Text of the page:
Moose Ridge Golf Course: One of the Best New Courses in Michigan
South Lyon, MI - Someone has to do it. Someone simply must be responsible for discovering and reporting on the best new courses in Michigan. And that someone is MichiganGolf.com. Last year, we were the first nationally accessible publication to review Thousand Oaks in Grand Rapids and Island Hills in Centreville. This year both of these courses rocketed onto Golf Digest's list of Top 25 courses in Michigan. To continue the tradition, we are very pleased to bring you Moose Ridge Golf Course in South Lyon.
Moose Ridge, just south of I-96 off US 23, is yet another Raymond Hearn design, which takes full advantage of the remarkably beautiful 230-acre piece of land from which it is carved. This par-71, 6,892-yard track will most certainly be named one of the top three best new courses in the state this year. And, as Director of Golf Rudy Catal confidently states, "Moose Ridge could be in the top 20 in the nation, if we do our jobs right."
Raymond Hearn has certainly done his job right: He's adept at taking great pieces of real estate and turning them into even greater courses (e.g., Island Hills). At Moose Ridge, he has hewn one of the tightest, most demanding courses in the state out of a former raspberry farm, paintball battleground, and dense forest. If you are familiar with Timber Ridge in East Lansing or The Thoroughbred in Rothbury, just imagine them both combined into one course.
The hallmark of Hearn designs is strategic holes: You have to play target golf to score. Moose Ridge's fairways are ribbon-thin, and often players shoot to blind or obstructed landing areas and greens. But Hearn assists the savvy with landmarks to aim at - fairway bunkers, trees, hillocks. Unfortunately for first-timers, you need to know what to look for. Or wait for the yardage books to be printed up.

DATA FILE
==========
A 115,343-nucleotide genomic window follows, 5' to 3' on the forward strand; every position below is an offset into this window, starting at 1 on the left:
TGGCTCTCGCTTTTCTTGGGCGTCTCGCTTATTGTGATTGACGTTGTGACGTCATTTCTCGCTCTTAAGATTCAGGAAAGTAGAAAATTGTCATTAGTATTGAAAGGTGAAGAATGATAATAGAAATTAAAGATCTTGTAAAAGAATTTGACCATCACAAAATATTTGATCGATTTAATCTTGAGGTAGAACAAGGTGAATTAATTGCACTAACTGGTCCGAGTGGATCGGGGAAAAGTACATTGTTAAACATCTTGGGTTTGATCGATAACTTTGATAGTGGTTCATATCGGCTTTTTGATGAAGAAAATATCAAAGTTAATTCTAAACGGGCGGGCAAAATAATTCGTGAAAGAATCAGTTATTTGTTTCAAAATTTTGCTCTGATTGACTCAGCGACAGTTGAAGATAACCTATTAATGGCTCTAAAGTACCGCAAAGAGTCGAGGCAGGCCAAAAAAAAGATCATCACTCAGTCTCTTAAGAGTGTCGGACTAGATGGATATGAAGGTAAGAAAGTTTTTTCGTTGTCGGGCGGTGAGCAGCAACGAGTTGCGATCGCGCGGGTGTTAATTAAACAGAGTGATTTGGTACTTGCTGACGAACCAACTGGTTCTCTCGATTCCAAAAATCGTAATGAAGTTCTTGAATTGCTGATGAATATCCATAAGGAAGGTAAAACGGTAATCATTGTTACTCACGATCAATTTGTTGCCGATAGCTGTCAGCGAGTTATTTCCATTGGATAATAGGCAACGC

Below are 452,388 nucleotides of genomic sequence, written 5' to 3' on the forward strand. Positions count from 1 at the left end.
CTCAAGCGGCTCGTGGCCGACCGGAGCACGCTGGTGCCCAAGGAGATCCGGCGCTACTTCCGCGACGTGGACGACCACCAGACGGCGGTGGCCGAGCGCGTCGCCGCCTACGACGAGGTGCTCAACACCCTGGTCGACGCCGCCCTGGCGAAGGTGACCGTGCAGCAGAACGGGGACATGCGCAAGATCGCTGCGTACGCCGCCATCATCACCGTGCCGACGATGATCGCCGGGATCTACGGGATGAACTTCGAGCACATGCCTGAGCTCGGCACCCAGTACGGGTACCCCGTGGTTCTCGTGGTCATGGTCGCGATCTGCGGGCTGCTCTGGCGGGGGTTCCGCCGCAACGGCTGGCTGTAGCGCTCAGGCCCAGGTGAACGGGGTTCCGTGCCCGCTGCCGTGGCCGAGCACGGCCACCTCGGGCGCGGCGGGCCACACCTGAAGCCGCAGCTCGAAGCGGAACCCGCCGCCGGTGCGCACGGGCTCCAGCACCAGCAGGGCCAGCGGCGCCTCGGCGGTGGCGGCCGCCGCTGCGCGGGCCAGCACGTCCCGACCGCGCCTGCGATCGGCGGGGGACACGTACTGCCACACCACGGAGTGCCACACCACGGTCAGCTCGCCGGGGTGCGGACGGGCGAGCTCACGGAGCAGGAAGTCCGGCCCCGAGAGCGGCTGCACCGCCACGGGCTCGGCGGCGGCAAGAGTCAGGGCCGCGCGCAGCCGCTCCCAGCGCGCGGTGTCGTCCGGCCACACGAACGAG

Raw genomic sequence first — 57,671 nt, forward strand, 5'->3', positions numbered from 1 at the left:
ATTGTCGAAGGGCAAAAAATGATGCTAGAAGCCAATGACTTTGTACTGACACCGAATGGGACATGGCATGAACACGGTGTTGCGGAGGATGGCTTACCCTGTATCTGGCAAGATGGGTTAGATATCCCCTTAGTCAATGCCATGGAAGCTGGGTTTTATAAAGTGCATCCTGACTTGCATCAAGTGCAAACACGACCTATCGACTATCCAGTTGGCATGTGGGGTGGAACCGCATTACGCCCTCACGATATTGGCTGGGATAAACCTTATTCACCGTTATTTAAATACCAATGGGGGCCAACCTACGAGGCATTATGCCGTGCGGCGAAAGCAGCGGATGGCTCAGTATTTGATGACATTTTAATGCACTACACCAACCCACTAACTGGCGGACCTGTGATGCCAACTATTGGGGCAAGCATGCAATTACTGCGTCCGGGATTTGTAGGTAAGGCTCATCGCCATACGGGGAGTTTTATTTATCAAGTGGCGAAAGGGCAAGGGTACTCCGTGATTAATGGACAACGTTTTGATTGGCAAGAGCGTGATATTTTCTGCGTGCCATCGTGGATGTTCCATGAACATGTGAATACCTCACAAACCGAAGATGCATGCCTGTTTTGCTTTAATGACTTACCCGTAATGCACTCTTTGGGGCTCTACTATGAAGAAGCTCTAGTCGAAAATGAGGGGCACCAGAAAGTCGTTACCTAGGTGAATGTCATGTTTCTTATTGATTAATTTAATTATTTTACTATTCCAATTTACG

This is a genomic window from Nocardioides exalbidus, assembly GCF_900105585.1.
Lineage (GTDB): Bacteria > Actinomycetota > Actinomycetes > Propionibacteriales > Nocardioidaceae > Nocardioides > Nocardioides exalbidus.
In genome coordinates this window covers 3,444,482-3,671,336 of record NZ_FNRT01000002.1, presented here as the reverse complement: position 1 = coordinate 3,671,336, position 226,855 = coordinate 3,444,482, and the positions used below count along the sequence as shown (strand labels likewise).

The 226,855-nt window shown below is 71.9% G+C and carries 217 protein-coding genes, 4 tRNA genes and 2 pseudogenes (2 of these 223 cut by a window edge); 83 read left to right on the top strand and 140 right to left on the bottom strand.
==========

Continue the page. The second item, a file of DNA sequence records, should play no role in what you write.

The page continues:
Among other details, yardage books are still lacking at this very new course. The grand opening is just coming up in June, 2001. Water stations, port-o-johns, and the clubhouse are also yet to be added to what will be a full-service, top-notch facility by fall 2001. The course itself, however, is amazingly well-developed, especially considering the terrible weather so far this season.
As soon as you step onto the first tee, you realize that you'll need you're A game here - either that or you'll need lots of golf balls. The bentgrass fairways contrast beautifully with the overseeded Bermuda rough. And with thick woods, plentiful wetlands, and viciously sharp wild raspberry brambles pinching every single hole, you'd better hit ‘em straight.
Brains, not brawn, are required: At least two of the par 5s - most notably the 515-yard 18th - are best played from the tee with fairway woods or irons (heck, I used a 5-iron on the 18th to make sure I had a safe second shot). There are also a few short par 4s (318, 355, 342 yards) where your big ego, er, driver, should remain in the bag.
Most striking about this course is that 17 out of 18 holes deserve detailed descriptions. They are absolutely stunning, from tee to green. Only the 159-yard 12th - which still requires a tee shot over a pond - is even a smidge less than memorable. The one (count ‘em, ONE) hole with a generous fairway, No. 14 (590-yard par 5), offers welcome solace from rest of the constantly demanding layout.
With so many highlights, we suggest that you simply go and play Moose Ridge yourself. But to whet your appetite for moose (which makes a delicious stew, by the way), here is a bowlful of choice morsels:
No. 1 (355 yards, par 4) snaps you out of the reverie you slipped into on the range, striking one straight, long practice shot after another. If you suddenly tighten up - "Just look at all those trees!" - you will need a mulligan.
The 425-yard 2nd is classic Hearn: Aim at the giant oak. This a long dogleg left to an elevated, two-tiered green, all carry over postcard-quality bunkering. The bunkers, by the way, are filled with best-rated USGA sand, the same that you'll see in the traps at the US Open.